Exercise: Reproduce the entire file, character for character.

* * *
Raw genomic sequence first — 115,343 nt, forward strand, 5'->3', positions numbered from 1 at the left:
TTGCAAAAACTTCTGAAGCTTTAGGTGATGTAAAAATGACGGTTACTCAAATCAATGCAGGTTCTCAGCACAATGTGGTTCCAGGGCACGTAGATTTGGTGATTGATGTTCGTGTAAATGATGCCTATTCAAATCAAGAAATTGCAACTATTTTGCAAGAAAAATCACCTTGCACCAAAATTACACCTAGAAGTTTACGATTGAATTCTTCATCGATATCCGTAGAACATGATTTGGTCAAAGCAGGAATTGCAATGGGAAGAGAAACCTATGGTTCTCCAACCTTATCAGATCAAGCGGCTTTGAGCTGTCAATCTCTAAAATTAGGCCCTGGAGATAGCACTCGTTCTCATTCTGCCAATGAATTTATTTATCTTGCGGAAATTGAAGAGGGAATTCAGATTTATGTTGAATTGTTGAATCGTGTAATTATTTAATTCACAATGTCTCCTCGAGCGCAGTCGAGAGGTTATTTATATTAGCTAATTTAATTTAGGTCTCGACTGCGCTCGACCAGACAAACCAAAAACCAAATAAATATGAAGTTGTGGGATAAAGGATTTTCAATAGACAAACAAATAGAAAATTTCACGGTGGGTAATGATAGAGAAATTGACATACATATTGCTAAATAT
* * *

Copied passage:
Raw genomic sequence first — 115,343 nt, forward strand, 5'->3', positions numbered from 1 at the left:
TTGCAAAAACTTCTGAAGCTTTAGGTGATGTAAAAATGACGGTTACTCAAATCAATGCAGGTTCTCAGCACAATGTGGTTCCAGGGCACGTAGATTTGGTGATTGATGTTCGTGTAAATGATGCCTATTCAAATCAAGAAATTGCAACTATTTTGCAAGAAAAATCACCTTGCACCAAAATTACACCTAGAAGTTTACGATTGAATTCTTCATCGATATCCGTAGAACATGATTTGGTCAAAGCAGGAATTGCAATGGGAAGAGAAACCTATGGTTCTCCAACCTTATCAGATCAAGCGGCTTTGAGCTGTCAATCTCTAAAATTAGGCCCTGGAGATAGCACTCGTTCTCATTCTGCCAATGAATTTATTTATCTTGCGGAAATTGAAGAGGGAATTCAGATTTATGTTGAATTGTTGAATCGTGTAATTATTTAATTCACAATGTCTCCTCGAGCGCAGTCGAGAGGTTATTTATATTAGCTAATTTAATTTAGGTCTCGACTGCGCTCGACCAGACAAACCAAAAACCAAATAAATATGAAGTTGTGGGATAAAGGATTTTCAATAGACAAACAAATAGAAAATTTCACGGTGGGTAATGATAGAGAAATTGACATACATATTGCTAAATAT